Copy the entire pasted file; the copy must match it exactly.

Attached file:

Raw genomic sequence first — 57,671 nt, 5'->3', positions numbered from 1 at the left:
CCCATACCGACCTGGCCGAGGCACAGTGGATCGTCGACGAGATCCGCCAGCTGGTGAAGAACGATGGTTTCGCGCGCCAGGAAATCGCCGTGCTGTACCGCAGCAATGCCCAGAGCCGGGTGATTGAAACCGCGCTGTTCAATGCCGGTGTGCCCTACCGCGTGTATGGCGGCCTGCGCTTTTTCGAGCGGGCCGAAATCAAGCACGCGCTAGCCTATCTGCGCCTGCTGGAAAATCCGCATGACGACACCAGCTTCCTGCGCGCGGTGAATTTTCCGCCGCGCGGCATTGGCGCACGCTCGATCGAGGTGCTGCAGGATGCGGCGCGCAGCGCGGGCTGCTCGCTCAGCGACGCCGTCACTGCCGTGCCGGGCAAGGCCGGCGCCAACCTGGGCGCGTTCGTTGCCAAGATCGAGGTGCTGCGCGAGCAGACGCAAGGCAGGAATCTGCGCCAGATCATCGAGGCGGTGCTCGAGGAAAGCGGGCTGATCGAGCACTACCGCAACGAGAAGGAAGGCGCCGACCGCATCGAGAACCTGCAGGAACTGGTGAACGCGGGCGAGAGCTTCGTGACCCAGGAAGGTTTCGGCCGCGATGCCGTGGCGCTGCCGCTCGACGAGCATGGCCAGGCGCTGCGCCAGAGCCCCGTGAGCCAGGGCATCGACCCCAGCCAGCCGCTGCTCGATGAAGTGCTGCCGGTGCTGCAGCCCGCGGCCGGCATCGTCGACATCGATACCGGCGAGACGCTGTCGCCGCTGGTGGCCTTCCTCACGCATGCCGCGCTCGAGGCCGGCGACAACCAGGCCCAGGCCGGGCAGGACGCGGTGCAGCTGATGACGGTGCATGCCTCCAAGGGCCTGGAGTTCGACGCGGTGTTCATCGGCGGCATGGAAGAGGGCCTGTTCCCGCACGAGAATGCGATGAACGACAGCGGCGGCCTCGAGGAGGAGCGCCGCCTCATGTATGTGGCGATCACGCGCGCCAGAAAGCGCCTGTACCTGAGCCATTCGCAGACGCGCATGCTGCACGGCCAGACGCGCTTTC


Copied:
Raw genomic sequence first — 57,671 nt, 5'->3', positions numbered from 1 at the left:
CCCATACCGACCTGGCCGAGGCACAGTGGATCGTCGACGAGATCCGCCAGCTGGTGAAGAACGATGGTTTCGCGCGCCAGGAAATCGCCGTGCTGTACCGCAGCAATGCCCAGAGCCGGGTGATTGAAACCGCGCTGTTCAATGCCGGTGTGCCCTACCGCGTGTATGGCGGCCTGCGCTTTTTCGAGCGGGCCGAAATCAAGCACGCGCTAGCCTATCTGCGCCTGCTGGAAAATCCGCATGACGACACCAGCTTCCTGCGCGCGGTGAATTTTCCGCCGCGCGGCATTGGCGCACGCTCGATCGAGGTGCTGCAGGATGCGGCGCGCAGCGCGGGCTGCTCGCTCAGCGACGCCGTCACTGCCGTGCCGGGCAAGGCCGGCGCCAACCTGGGCGCGTTCGTTGCCAAGATCGAGGTGCTGCGCGAGCAGACGCAAGGCAGGAATCTGCGCCAGATCATCGAGGCGGTGCTCGAGGAAAGCGGGCTGATCGAGCACTACCGCAACGAGAAGGAAGGCGCCGACCGCATCGAGAACCTGCAGGAACTGGTGAACGCGGGCGAGAGCTTCGTGACCCAGGAAGGTTTCGGCCGCGATGCCGTGGCGCTGCCGCTCGACGAGCATGGCCAGGCGCTGCGCCAGAGCCCCGTGAGCCAGGGCATCGACCCCAGCCAGCCGCTGCTCGATGAAGTGCTGCCGGTGCTGCAGCCCGCGGCCGGCATCGTCGACATCGATACCGGCGAGACGCTGTCGCCGCTGGTGGCCTTCCTCACGCATGCCGCGCTCGAGGCCGGCGACAACCAGGCCCAGGCCGGGCAGGACGCGGTGCAGCTGATGACGGTGCATGCCTCCAAGGGCCTGGAGTTCGACGCGGTGTTCATCGGCGGCATGGAAGAGGGCCTGTTCCCGCACGAGAATGCGATGAACGACAGCGGCGGCCTCGAGGAGGAGCGCCGCCTCATGTATGTGGCGATCACGCGCGCCAGAAAGCGCCTGTACCTGAGCCATTCGCAGACGCGCATGCTGCACGGCCAGACGCGCTTTC